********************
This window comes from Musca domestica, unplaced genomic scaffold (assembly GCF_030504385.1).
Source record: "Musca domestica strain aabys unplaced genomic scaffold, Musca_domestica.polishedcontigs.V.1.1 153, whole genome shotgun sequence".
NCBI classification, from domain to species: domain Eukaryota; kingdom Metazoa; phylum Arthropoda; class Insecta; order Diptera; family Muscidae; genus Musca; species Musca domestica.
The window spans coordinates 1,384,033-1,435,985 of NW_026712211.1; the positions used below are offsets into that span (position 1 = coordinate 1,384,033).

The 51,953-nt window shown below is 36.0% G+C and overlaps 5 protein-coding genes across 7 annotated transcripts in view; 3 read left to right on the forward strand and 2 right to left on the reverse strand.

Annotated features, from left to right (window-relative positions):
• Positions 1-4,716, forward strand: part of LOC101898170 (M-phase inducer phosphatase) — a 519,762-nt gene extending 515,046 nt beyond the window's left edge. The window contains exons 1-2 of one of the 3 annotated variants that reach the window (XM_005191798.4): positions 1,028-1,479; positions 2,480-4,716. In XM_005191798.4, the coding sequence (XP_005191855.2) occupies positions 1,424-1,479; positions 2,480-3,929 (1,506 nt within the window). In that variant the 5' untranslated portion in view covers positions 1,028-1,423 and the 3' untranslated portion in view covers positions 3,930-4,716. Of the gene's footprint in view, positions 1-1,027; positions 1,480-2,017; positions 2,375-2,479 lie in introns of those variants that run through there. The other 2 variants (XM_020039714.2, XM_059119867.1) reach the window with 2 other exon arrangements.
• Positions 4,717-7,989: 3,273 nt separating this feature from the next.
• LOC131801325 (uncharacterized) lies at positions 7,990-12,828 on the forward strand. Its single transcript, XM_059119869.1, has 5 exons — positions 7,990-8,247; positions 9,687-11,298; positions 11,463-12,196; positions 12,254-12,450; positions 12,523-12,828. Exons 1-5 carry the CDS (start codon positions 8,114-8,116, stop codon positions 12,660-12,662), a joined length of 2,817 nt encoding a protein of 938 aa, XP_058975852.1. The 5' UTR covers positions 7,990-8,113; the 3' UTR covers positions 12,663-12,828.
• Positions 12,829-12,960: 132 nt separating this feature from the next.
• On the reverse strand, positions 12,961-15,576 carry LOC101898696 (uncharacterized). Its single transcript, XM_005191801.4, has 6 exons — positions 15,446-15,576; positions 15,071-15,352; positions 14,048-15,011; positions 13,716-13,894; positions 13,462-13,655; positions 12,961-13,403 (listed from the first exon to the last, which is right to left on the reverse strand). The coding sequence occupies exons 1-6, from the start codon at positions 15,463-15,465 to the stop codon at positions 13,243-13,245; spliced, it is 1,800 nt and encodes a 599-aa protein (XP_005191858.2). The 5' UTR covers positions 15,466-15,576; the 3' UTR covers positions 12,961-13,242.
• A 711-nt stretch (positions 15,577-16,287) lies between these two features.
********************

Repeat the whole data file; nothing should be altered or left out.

This window comes from Musca domestica, unplaced genomic scaffold (assembly GCF_030504385.1).
Source record: "Musca domestica strain aabys unplaced genomic scaffold, Musca_domestica.polishedcontigs.V.1.1 153, whole genome shotgun sequence".
NCBI classification, from domain to species: domain Eukaryota; kingdom Metazoa; phylum Arthropoda; class Insecta; order Diptera; family Muscidae; genus Musca; species Musca domestica.
The window spans coordinates 1,384,033-1,435,985 of NW_026712211.1; the positions used below are offsets into that span (position 1 = coordinate 1,384,033).

The 51,953-nt window shown below is 36.0% G+C and overlaps 5 protein-coding genes across 7 annotated transcripts in view; 3 read left to right on the forward strand and 2 right to left on the reverse strand.

Annotated features, from left to right (window-relative positions):
• Positions 1-4,716, forward strand: part of LOC101898170 (M-phase inducer phosphatase) — a 519,762-nt gene extending 515,046 nt beyond the window's left edge. The window contains exons 1-2 of one of the 3 annotated variants that reach the window (XM_005191798.4): positions 1,028-1,479; positions 2,480-4,716. In XM_005191798.4, the coding sequence (XP_005191855.2) occupies positions 1,424-1,479; positions 2,480-3,929 (1,506 nt within the window). In that variant the 5' untranslated portion in view covers positions 1,028-1,423 and the 3' untranslated portion in view covers positions 3,930-4,716. Of the gene's footprint in view, positions 1-1,027; positions 1,480-2,017; positions 2,375-2,479 lie in introns of those variants that run through there. The other 2 variants (XM_020039714.2, XM_059119867.1) reach the window with 2 other exon arrangements.
• Positions 4,717-7,989: 3,273 nt separating this feature from the next.
• LOC131801325 (uncharacterized) lies at positions 7,990-12,828 on the forward strand. Its single transcript, XM_059119869.1, has 5 exons — positions 7,990-8,247; positions 9,687-11,298; positions 11,463-12,196; positions 12,254-12,450; positions 12,523-12,828. Exons 1-5 carry the CDS (start codon positions 8,114-8,116, stop codon positions 12,660-12,662), a joined length of 2,817 nt encoding a protein of 938 aa, XP_058975852.1. The 5' UTR covers positions 7,990-8,113; the 3' UTR covers positions 12,663-12,828.
• Positions 12,829-12,960: 132 nt separating this feature from the next.
• On the reverse strand, positions 12,961-15,576 carry LOC101898696 (uncharacterized). Its single transcript, XM_005191801.4, has 6 exons — positions 15,446-15,576; positions 15,071-15,352; positions 14,048-15,011; positions 13,716-13,894; positions 13,462-13,655; positions 12,961-13,403 (listed from the first exon to the last, which is right to left on the reverse strand). The coding sequence occupies exons 1-6, from the start codon at positions 15,463-15,465 to the stop codon at positions 13,243-13,245; spliced, it is 1,800 nt and encodes a 599-aa protein (XP_005191858.2). The 5' UTR covers positions 15,466-15,576; the 3' UTR covers positions 12,961-13,242.
• A 711-nt stretch (positions 15,577-16,287) lies between these two features.